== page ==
Drawing from personal source material of the mountains in Baluchistan (a region encompassing modern-day Iran, Afghanistan, and Pakistan), the leaning tower of Pisa, and the “haunting cry of trains leaving [the Okanagan Valley]”, Sveva portrays the loss of past realities, the possibilities they held, and the insurmountable distance of time between then and the present.
The human figure, Sveva herself, is left considering the journey to the unknown that her deceased loved ones have taken. It is an image that also appears to beckon the viewer to follow the narrative, as though boarding the train, and join the adventure to the unknown.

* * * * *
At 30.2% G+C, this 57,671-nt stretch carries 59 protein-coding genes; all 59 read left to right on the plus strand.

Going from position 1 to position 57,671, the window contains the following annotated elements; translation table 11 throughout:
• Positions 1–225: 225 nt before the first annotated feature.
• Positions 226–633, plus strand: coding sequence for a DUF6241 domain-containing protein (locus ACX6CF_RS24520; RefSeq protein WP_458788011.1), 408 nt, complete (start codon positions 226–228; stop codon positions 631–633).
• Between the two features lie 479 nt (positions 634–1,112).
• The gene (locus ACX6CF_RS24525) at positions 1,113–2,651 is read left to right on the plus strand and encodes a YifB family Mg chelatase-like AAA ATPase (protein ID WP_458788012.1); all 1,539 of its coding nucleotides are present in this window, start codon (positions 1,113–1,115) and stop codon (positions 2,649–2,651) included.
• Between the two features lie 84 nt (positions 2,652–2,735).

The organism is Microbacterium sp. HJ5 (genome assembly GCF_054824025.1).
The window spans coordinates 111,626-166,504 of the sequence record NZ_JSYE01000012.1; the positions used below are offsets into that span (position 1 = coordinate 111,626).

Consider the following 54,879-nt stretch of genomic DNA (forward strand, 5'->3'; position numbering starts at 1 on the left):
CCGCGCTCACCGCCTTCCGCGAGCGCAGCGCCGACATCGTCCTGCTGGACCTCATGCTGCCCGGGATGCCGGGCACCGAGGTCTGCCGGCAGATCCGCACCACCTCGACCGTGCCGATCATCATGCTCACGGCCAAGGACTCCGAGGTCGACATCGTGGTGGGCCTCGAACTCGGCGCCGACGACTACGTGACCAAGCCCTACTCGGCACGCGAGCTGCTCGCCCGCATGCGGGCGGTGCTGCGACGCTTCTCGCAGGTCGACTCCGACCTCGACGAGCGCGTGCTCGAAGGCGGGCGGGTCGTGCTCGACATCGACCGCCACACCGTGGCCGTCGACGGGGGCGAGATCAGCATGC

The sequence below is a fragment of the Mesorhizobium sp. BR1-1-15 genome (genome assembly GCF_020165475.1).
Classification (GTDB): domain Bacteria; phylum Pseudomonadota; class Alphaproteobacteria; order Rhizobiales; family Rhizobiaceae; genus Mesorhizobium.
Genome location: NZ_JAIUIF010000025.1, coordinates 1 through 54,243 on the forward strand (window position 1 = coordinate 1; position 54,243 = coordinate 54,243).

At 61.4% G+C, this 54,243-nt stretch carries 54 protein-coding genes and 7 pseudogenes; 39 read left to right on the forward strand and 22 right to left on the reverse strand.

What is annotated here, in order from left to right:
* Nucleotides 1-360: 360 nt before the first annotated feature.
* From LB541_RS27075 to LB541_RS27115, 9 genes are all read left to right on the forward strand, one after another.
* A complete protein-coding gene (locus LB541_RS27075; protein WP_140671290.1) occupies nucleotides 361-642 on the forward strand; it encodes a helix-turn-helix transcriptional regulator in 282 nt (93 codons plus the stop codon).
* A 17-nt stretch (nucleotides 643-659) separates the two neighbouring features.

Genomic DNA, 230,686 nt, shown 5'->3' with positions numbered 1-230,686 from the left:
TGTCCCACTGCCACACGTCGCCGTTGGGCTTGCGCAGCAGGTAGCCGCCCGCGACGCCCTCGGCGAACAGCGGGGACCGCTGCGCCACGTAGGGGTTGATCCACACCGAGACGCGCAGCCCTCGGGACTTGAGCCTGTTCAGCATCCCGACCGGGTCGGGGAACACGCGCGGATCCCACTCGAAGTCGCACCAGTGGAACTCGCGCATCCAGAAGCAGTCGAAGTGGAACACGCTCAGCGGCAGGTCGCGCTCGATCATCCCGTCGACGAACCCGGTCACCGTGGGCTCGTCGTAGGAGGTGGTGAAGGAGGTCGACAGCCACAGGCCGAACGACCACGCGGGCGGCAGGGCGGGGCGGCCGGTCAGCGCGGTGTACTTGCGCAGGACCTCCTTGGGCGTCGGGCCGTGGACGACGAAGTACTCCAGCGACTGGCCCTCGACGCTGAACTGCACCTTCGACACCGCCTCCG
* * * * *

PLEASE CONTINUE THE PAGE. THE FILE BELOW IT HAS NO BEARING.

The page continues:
As an introduction to the journey that awaits, this work presents the personal, semi-autobiographical form that the series will take. While loosely based on Dante’s The Divine Comedy, Sveva plays with personal interpretations of the work, adding her own influences, memories, philosophies, and entirely new sections that transcend its original structure and portray her own spiritual and intellectual beliefs, much as Dante himself had done with the beliefs of his own time